LONDON (Reuters) - Although UK house prices will head steadily higher in the next two years, analysts polled by Reuters are divided over whether the Bank of England can restrain the market if it overheats.
Fuelled by government schemes to encourage buyers, British house prices have been rising at the fastest pace in at least three years, private surveys show, lending support to a nascent economic recovery.
The pace of the market upturn has led some economists to suggest that a new housing bubble could be in the offing, five years after the last one culminated in financial crisis and deep recession.
Tuesday’s Reuters poll of 22 economists and analysts showed house prices should rise 5.7 percent in 2014 after a 6.5 percent increase this year, a slight upgrade from August’s survey.
While that still means a bubble looks unlikely, at least in the near-term, half of respondents expressed doubt about the Bank of England’s ability to restrain the market should prices start rocketing.
“The BoE will be reluctant to acknowledge that its policies have contributed to ‘overheating’ and so will tend to be behind the curve in moderating the market,” said Stephen Lewis, chief economist at Monument Securities.
Eight respondents said they were not very confident in the Bank’s ability to cool a rampant market, and three said they were not at all confident.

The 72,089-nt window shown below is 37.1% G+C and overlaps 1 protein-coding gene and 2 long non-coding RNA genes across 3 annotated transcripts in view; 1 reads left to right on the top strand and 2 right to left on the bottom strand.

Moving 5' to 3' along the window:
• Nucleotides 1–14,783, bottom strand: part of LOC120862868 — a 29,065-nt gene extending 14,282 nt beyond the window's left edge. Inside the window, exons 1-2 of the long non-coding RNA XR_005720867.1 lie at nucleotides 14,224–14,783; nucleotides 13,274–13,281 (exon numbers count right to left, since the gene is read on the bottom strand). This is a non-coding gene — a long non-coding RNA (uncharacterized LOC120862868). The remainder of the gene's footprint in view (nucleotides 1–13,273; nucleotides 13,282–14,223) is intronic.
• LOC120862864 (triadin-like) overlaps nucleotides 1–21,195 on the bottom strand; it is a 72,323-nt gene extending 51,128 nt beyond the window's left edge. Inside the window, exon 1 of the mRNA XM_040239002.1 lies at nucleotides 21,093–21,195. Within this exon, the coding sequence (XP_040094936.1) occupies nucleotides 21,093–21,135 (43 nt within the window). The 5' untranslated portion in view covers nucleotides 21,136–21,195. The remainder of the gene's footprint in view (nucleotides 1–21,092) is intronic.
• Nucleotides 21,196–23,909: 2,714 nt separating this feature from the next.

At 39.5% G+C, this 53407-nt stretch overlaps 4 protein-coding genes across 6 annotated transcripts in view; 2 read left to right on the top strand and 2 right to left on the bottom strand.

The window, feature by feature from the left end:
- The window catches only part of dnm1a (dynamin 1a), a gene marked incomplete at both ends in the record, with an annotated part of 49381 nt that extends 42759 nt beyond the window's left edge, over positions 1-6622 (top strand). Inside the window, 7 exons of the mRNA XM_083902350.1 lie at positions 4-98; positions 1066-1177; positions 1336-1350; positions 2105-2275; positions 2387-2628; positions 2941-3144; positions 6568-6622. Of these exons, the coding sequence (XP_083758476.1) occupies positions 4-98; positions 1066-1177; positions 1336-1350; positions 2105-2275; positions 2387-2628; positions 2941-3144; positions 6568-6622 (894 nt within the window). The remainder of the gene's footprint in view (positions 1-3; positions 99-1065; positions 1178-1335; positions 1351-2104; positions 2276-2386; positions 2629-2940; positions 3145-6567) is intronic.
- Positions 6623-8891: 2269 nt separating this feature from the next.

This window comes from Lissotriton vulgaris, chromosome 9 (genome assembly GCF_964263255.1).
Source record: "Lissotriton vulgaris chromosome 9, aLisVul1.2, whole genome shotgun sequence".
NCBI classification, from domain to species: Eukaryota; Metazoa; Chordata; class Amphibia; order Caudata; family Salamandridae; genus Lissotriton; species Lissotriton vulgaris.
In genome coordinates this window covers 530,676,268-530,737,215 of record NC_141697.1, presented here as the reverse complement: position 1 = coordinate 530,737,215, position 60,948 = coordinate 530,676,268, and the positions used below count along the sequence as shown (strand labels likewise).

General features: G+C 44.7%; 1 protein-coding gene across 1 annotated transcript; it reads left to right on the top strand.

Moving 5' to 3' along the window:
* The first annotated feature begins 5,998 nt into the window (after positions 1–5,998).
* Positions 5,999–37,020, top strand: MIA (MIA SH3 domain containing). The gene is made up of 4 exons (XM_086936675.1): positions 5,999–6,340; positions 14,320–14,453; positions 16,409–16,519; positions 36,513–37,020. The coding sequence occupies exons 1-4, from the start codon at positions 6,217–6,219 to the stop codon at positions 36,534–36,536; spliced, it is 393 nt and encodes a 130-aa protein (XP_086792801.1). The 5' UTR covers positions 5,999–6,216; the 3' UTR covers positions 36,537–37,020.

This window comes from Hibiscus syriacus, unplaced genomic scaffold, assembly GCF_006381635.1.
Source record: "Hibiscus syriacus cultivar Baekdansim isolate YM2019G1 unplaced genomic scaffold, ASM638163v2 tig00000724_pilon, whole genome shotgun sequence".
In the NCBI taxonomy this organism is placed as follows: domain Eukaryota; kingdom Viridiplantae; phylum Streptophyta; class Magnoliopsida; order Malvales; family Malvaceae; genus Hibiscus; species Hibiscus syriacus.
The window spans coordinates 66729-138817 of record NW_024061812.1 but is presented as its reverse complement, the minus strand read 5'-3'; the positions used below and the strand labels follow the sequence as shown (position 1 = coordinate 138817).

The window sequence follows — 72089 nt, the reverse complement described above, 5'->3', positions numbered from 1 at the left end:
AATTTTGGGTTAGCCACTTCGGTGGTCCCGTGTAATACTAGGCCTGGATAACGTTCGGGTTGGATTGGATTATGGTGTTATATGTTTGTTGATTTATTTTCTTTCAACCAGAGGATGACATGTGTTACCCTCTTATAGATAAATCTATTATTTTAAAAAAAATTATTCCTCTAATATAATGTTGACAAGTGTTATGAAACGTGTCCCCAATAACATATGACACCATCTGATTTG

On the other hand, nine said they were fairly confident and one said they were very confident that the Bank could moderate a booming market.
BoE Governor Mark Carney has stressed that housing transactions are still almost a third below pre-crisis levels, and that the central bank has other tools at its disposal to avoid having to raise interest rates to tame house price rises in one part of the country.
“The Bank of England is not in the business of moderating house prices, only stopping financial instability as a result of bubbles,” said Azad Zangana, economist at Schroders.
“A fundamental lack of supply in housing is driving up prices, and the only sustainable solution to this crisis is to build more homes.”
Official figures last Thursday showed British house builders are working on the biggest number of new homes since the financial crisis, although economists pointed out that this still lags pre-crisis levels by a big margin.
For the most part, price rises have been concentrated around London, with near double-digit rates of growth recently. Carney on Tuesday told parliament that price rises in London and the southeast are broadening into the rest of the country.
UK newspapers often carry stories of small one-bedroom flats and even garages offered on the market for outlandish sums in central London.
Eleven out of 19 respondents said prime London property was not an example of an asset bubble.
“If we define a bubble as an unsustainable rise in prices which is likely to correct, I suspect that the London prime market is not a bubble,” said Peter Dixon, economist at Commerzbank.
“The surge in prices reflects a genuine supply-demand imbalance.”
Economists were split on whether the 600,000 pounds cap on properties eligible for the government’s Help to Buy mortgage subsidy programme should be lowered in London to help calm the market there.
Ten respondents gave divided views on the argument.
“The problem is not confined to London. Property prices are high relative to incomes across all regions in the UK and are being inflated further. Lowering the ceiling would only help at the margin,” said Philip Lachowycz at Fathom Financial Consulting.
For other stories from the poll see
Reporting by Andy Bruce; Editing by Hugh Lawson